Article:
I'll never forget my first trip to Asheville, NC. It was spring break of my freshmen year at Clemson University, and I had arranged to spend a few days with my parents in this town nestled at the foot of the Blue Ridge mountains. I'd heard great things about Asheville - incredibly specific sentiments such as "it's amazing you have to go there" - so we booked a hotel and researched no further.
This would turn out to be one of the most important trips of my life. I was 18 at the time, and lost in all sorts of typical college emotional chaos - homesick from living outside of Ohio for the first time, struggling to make meaningful friendships, and stressed about my major and what to do with my life. But as I walked down Asheville's Lexington Ave - through eclectic boutiques selling tie-dyed tshirts and goat's milk soaps, past shop windows filled with the kaleidoscopic light of star-shaped paper lanterns - I forgot about all of that. Somewhere between sipping matcha at Dobra Teahouse and getting lost in the tall dusty stacks of novels at Malaprop's Bookstore, I let go of the pain and the anxiety I had been harboring. I felt myself swell as the weight of my burdensome emotions was lifted off of me. I felt luminous and unimpeded; I felt free.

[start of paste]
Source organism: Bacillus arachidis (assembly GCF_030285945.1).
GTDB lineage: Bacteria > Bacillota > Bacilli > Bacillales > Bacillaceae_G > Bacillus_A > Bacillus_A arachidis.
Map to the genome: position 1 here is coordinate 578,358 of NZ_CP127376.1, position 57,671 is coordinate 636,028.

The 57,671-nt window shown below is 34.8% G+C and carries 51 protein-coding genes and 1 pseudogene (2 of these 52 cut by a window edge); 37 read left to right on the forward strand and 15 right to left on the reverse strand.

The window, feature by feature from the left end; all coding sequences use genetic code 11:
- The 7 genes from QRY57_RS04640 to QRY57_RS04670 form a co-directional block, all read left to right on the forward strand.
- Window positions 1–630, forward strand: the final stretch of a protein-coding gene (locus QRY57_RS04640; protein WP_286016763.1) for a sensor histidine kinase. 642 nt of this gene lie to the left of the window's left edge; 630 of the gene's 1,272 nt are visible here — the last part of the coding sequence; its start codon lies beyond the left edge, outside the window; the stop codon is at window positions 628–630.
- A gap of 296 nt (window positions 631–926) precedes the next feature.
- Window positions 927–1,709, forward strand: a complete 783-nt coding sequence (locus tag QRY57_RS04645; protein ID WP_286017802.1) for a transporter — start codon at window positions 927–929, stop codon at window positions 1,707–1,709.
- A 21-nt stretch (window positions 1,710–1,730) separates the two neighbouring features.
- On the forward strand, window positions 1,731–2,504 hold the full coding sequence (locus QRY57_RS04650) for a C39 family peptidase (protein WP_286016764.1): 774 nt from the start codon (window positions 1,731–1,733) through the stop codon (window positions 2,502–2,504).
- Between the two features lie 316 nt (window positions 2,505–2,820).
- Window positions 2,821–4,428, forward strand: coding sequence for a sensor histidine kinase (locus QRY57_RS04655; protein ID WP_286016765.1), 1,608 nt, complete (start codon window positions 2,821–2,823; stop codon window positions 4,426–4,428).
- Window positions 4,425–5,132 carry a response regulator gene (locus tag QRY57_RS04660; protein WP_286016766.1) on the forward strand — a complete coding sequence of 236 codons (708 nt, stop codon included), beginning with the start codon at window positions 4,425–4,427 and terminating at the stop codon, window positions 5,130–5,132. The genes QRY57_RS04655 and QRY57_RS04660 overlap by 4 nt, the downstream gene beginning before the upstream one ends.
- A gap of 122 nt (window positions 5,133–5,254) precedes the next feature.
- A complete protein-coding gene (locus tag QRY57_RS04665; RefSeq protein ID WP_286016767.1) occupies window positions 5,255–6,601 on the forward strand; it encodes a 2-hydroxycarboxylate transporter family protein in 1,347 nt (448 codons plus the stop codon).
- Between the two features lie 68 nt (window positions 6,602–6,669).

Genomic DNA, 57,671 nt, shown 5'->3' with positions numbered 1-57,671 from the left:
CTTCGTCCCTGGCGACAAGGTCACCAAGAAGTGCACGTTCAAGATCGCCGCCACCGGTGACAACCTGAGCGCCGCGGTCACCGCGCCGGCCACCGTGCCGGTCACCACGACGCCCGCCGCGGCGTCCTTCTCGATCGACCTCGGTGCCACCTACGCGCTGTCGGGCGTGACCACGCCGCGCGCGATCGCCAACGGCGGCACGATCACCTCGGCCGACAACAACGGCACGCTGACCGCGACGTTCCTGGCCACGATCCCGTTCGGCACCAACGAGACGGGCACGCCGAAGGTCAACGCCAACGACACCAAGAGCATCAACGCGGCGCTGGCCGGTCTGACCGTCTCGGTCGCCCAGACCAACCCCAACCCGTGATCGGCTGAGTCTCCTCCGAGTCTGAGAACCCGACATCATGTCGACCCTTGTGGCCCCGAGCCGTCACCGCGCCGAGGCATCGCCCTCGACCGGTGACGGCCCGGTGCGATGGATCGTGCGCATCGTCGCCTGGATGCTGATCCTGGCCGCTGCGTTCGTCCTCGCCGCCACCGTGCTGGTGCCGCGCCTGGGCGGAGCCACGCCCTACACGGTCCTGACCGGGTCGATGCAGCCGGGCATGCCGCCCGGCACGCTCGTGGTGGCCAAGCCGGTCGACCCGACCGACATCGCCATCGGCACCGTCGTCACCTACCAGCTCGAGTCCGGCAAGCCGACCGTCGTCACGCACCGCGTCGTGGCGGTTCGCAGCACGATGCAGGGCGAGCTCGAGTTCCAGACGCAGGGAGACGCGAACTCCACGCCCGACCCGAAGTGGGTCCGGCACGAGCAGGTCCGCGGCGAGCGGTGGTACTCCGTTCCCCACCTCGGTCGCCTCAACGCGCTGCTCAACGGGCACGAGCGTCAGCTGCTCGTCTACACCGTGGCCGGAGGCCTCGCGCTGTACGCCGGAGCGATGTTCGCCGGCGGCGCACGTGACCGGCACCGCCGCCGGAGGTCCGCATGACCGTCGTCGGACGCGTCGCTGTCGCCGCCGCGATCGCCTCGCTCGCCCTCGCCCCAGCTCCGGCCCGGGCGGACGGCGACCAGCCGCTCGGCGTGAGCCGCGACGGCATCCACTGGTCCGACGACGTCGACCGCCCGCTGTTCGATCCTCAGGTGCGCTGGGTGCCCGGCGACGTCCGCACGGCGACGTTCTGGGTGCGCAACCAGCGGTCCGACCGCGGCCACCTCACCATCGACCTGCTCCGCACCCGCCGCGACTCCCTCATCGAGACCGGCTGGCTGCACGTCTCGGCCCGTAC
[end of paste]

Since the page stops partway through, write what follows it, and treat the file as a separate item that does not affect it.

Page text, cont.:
In that moment, I fell in love with visiting new places, with immersing myself in an unfamiliar environment and seeing how I respond. It is because of this trip to Asheville, and the several return trips I would make throughout my time at Clemson, that I began slowly, subconsciously seeking out new experiences and geographic locations. Over the next few years, I would further explore my southeastern surroundings, visit friends in New York City, spend summers interning in Charlotte and Seattle, travel across Europe, and eventually move to Denver where I currently live.
Through it all, I have held on to that feeling of freedom, the adventure of adapting to new surroundings, the lightness that comes with getting lost. I hold on to it in the hope that it never leaves me. I hold on to it so I don't forget the importance of seeking novel experiences and unconventional situations, of altering my perspective and analyzing my assumptions. I hold on to it so I will always challenge myself to explore and expand.
Thank you, Asheville.